Rochester company cited for wage violations in Mattapoisett project
A Rochester company and its owners have been cited more than $1.2 million in restitution and penalties over allegations that they did not pay prevailing wages to employees on various public projects, including for the Town of Mattapoisett, Attorney General Maura Healey has announced.
Rochester Bituminous Products, Inc., its president, Thomas Russo, manager, Albert Todesca, and treasurer, Michael P. Todesca, were issued 25 citations by the AG’s Office for failing to pay prevailing wages to employees on various public projects, including projects for the City of Boston and the Boston Water & Sewer Commission, failure to furnish true and accurate payroll records to the AG’s Office, and failure to submit true and accurate certified payroll records to an awarding authority on a weekly basis for work performed.
Prevailing wage is the wage that must be paid to anyone employed on a public works project, whether the worker is employed by the general contractor, a filed sub-bidder, or any sub-contractor. The prevailing wage laws apply to both union and non-union employers/employees.
Rochester Bituminous Products were under contracts for roadway maintenance and paving with the Town of Mattapoisett, the attorney general’s office reported. They worked on a number of streets, including Acushnet Road, Tinkham Lane, Aucoot Road, Hollywood Road, Barstow Street, Cannon Street and Pearl Street.
Through the citations, the AG’s Office is seeking penalties from Rochester Bituminous for its violations of state labor laws, and restitution for 22 employees it allegedly harmed.
A person who answered the phone at Rochester Bituminous Products said the company had no comment about the charges.
“Companies have an obligation to pay their workers the wages they’ve earned,” Healey said. “We are issuing these citations to secure relief for workers who were cheated by this company’s illegal practices.”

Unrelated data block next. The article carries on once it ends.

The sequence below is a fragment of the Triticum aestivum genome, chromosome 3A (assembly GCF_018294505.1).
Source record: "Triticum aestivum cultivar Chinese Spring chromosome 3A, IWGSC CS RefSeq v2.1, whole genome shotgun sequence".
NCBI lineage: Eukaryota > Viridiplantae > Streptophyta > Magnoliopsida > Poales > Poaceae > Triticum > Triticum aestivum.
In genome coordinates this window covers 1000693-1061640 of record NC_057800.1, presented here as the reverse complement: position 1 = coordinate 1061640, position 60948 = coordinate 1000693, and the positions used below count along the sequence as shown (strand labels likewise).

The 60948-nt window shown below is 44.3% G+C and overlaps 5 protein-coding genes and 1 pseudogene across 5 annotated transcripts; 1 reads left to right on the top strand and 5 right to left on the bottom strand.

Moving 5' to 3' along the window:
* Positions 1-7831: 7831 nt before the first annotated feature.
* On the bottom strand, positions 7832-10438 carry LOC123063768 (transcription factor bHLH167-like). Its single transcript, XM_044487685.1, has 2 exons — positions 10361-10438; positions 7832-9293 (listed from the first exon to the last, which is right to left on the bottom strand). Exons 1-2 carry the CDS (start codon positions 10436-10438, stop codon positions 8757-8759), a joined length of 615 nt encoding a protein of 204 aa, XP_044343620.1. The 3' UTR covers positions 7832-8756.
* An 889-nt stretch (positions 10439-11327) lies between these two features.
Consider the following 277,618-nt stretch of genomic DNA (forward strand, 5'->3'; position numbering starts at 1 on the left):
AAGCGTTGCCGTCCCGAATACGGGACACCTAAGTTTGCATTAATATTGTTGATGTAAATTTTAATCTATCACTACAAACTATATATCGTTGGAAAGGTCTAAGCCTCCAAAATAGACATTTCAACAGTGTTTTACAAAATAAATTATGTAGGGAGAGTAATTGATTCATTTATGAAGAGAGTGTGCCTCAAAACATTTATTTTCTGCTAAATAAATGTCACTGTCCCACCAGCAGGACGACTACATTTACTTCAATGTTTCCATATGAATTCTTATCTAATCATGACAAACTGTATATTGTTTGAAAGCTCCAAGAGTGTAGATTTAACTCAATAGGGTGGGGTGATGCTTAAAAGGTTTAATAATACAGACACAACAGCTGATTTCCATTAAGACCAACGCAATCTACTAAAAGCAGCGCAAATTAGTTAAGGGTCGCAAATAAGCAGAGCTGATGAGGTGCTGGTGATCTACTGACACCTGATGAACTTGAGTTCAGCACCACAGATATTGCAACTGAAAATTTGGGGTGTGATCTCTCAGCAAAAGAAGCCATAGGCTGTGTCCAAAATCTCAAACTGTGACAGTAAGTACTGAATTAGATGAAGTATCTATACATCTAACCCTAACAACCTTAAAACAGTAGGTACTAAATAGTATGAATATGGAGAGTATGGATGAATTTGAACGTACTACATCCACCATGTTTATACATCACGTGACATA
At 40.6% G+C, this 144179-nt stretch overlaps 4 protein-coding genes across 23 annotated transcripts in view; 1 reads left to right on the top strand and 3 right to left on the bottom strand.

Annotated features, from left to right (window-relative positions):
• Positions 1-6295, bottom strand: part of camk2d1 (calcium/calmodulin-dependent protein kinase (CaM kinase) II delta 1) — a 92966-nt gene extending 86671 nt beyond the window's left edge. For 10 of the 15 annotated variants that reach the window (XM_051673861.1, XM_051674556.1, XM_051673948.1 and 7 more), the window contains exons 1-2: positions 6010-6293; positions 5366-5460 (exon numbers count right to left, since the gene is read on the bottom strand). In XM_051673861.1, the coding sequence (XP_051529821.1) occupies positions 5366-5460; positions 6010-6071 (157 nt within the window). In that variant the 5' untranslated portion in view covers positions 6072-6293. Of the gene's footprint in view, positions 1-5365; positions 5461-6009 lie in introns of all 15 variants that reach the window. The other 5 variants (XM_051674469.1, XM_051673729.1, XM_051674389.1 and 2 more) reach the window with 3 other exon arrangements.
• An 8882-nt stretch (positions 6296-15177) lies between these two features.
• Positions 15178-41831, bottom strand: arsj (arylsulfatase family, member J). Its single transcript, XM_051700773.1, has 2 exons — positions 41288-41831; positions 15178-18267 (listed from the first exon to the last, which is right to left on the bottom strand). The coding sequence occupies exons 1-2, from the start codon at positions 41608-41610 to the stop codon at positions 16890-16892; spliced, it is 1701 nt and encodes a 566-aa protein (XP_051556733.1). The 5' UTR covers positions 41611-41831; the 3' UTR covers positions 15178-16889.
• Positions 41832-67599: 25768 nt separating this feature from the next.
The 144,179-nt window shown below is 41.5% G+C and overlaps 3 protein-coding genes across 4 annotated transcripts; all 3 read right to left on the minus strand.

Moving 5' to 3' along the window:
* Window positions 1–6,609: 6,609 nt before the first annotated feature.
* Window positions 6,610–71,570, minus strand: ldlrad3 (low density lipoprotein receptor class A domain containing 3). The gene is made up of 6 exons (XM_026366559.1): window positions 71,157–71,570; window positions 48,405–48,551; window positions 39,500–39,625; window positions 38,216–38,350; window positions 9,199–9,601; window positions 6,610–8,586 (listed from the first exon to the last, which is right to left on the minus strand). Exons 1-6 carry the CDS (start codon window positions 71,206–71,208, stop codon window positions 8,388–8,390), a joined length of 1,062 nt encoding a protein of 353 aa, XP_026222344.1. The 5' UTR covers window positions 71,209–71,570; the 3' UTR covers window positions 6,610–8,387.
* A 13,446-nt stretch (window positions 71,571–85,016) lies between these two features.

In 2019, the AG’s Fair Labor Division began investigating whether Rochester Bituminous was paying its workers the proper prevailing wage for paving work done for the City of Boston. The division also received several complaints from past and present workers of the company, alleging that they had not been paid prevailing wages for work performed.
As part of its investigation, the AG’s Office issued payroll demands to Rochester Bituminous, requesting the company produce certified payroll and timekeeping records. A request was also made to turn over certified payroll records, submitted by Rochester Bituminous to several awarding authorities such as the City of Boston, Town of Mattapoisett, and the Boston Water & Sewer Commission, all of whom Rochester Bituminous performed work for.
On numerous occasions, Rochester Bituminous failed to furnish the records requested by the AG’s Office, or produced records that had missing documents, were incomplete or contained errors or omissions.
Massachusetts labor laws require contractors and subcontractors working on public works construction projects to submit true and accurate certified payroll records to the awarding authority on a weekly basis, and these records must contain the employees’ identities, hourly rates of pay, job classification for work performed, and information about the wages paid. Employers must also furnish those records to the AG’s Office upon demand.
Failure to submit such records, or submitting records that lack this information, is considered a violation of state law.
Despite the missing documentation, investigators were able to determine that 22 workers were underpaid by approximately $30 per hour for work performed on public works projects and were owed restitution. Under state laws, employers that engage in public projects must pay their employees prevailing wages which is a special minimum wage rate.
Workers who believe that their rights have been violated in their workplace are encouraged to file a complaint at www.mass.gov/ago/fairlabor.
For information about the state’s wage and hour laws, workers may call the AG’s Fair Labor Hotline at (617) 727-3465 or go to www.mass.gov/ago/fairlabor for materials in multiple languages.
This case was handled by Assistant Attorney General Amy Goyer and Supervising Investigator Greg Reutlinger, both of the AG’s Fair Labor Division.